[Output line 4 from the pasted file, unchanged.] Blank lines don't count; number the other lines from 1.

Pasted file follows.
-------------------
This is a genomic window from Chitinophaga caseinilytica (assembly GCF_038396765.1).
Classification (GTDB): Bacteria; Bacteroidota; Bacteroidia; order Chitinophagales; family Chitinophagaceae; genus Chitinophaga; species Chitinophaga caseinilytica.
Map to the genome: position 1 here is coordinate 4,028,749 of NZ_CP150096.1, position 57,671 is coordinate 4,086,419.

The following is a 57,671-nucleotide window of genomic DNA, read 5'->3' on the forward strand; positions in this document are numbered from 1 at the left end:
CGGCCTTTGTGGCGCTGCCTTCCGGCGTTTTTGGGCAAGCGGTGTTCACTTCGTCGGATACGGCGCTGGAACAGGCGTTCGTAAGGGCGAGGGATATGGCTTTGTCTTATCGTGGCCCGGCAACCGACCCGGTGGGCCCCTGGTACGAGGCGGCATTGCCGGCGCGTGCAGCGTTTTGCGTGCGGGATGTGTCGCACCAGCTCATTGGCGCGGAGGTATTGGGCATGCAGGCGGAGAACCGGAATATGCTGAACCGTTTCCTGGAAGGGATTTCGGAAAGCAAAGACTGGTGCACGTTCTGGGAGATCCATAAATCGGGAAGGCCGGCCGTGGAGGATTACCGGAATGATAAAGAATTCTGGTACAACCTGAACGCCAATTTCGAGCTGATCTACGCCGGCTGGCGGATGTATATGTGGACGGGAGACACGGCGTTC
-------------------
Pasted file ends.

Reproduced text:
The following is a 57,671-nucleotide window of genomic DNA, read 5'->3' on the forward strand; positions in this document are numbered from 1 at the left end: